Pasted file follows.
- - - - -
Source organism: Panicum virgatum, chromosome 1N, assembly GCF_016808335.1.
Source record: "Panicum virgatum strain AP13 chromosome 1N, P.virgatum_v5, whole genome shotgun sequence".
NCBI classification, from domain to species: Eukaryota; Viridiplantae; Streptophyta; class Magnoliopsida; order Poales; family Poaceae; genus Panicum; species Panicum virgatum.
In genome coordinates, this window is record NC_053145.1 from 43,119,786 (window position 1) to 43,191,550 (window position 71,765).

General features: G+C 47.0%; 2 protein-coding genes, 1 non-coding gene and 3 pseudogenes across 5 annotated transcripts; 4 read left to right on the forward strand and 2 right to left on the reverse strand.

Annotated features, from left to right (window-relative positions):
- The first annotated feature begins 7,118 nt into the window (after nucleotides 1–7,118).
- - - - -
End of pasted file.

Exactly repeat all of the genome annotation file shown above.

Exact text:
Source organism: Panicum virgatum, chromosome 1N, assembly GCF_016808335.1.
Source record: "Panicum virgatum strain AP13 chromosome 1N, P.virgatum_v5, whole genome shotgun sequence".
NCBI classification, from domain to species: Eukaryota; Viridiplantae; Streptophyta; class Magnoliopsida; order Poales; family Poaceae; genus Panicum; species Panicum virgatum.
In genome coordinates, this window is record NC_053145.1 from 43,119,786 (window position 1) to 43,191,550 (window position 71,765).

General features: G+C 47.0%; 2 protein-coding genes, 1 non-coding gene and 3 pseudogenes across 5 annotated transcripts; 4 read left to right on the forward strand and 2 right to left on the reverse strand.

Annotated features, from left to right (window-relative positions):
- The first annotated feature begins 7,118 nt into the window (after nucleotides 1–7,118).